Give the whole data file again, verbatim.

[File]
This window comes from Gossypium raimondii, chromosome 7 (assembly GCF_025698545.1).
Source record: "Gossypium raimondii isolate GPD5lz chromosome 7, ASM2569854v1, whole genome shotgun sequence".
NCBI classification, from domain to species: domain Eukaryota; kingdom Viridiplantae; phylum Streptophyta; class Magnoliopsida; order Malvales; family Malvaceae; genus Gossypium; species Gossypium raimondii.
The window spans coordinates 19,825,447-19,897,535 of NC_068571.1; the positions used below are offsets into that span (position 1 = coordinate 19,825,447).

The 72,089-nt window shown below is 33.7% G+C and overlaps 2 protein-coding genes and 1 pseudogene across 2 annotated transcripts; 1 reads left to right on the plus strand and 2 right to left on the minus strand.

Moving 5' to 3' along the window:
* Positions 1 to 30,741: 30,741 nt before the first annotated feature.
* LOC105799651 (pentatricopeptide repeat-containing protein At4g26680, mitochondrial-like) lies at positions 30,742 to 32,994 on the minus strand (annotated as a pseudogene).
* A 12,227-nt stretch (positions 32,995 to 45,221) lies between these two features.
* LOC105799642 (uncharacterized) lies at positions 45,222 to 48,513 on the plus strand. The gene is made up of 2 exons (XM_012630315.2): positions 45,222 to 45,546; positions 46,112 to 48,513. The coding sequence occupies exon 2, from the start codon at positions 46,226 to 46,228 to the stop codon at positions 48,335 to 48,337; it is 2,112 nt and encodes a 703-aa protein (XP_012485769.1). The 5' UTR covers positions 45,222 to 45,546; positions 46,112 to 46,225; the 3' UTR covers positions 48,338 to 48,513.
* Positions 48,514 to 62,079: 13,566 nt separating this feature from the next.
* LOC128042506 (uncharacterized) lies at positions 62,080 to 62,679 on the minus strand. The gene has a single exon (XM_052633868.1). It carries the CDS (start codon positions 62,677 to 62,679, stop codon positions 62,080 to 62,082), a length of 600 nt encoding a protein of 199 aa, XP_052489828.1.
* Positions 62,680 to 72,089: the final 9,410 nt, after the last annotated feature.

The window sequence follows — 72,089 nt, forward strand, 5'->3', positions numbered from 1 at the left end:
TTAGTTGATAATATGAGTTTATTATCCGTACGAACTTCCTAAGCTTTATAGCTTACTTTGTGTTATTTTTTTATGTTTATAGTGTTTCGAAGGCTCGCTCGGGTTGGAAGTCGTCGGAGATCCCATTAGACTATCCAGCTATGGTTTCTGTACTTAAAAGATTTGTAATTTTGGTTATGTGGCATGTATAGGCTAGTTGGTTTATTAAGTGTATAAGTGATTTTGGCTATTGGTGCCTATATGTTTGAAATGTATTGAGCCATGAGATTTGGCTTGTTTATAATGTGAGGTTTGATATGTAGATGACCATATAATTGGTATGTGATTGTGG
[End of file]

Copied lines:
This window comes from Gossypium raimondii, chromosome 7 (assembly GCF_025698545.1).
Source record: "Gossypium raimondii isolate GPD5lz chromosome 7, ASM2569854v1, whole genome shotgun sequence".
NCBI classification, from domain to species: domain Eukaryota; kingdom Viridiplantae; phylum Streptophyta; class Magnoliopsida; order Malvales; family Malvaceae; genus Gossypium; species Gossypium raimondii.
The window spans coordinates 19,825,447-19,897,535 of NC_068571.1; the positions used below are offsets into that span (position 1 = coordinate 19,825,447).

The 72,089-nt window shown below is 33.7% G+C and overlaps 2 protein-coding genes and 1 pseudogene across 2 annotated transcripts; 1 reads left to right on the plus strand and 2 right to left on the minus strand.

Moving 5' to 3' along the window:
* Positions 1 to 30,741: 30,741 nt before the first annotated feature.
* LOC105799651 (pentatricopeptide repeat-containing protein At4g26680, mitochondrial-like) lies at positions 30,742 to 32,994 on the minus strand (annotated as a pseudogene).
* A 12,227-nt stretch (positions 32,995 to 45,221) lies between these two features.
* LOC105799642 (uncharacterized) lies at positions 45,222 to 48,513 on the plus strand. The gene is made up of 2 exons (XM_012630315.2): positions 45,222 to 45,546; positions 46,112 to 48,513. The coding sequence occupies exon 2, from the start codon at positions 46,226 to 46,228 to the stop codon at positions 48,335 to 48,337; it is 2,112 nt and encodes a 703-aa protein (XP_012485769.1). The 5' UTR covers positions 45,222 to 45,546; positions 46,112 to 46,225; the 3' UTR covers positions 48,338 to 48,513.
* Positions 48,514 to 62,079: 13,566 nt separating this feature from the next.
* LOC128042506 (uncharacterized) lies at positions 62,080 to 62,679 on the minus strand. The gene has a single exon (XM_052633868.1). It carries the CDS (start codon positions 62,677 to 62,679, stop codon positions 62,080 to 62,082), a length of 600 nt encoding a protein of 199 aa, XP_052489828.1.
* Positions 62,680 to 72,089: the final 9,410 nt, after the last annotated feature.

The window sequence follows — 72,089 nt, forward strand, 5'->3', positions numbered from 1 at the left end:
TTAGTTGATAATATGAGTTTATTATCCGTACGAACTTCCTAAGCTTTATAGCTTACTTTGTGTTATTTTTTTATGTTTATAGTGTTTCGAAGGCTCGCTCGGGTTGGAAGTCGTCGGAGATCCCATTAGACTATCCAGCTATGGTTTCTGTACTTAAAAGATTTGTAATTTTGGTTATGTGGCATGTATAGGCTAGTTGGTTTATTAAGTGTATAAGTGATTTTGGCTATTGGTGCCTATATGTTTGAAATGTATTGAGCCATGAGATTTGGCTTGTTTATAATGTGAGGTTTGATATGTAGATGACCATATAATTGGTATGTGATTGTGG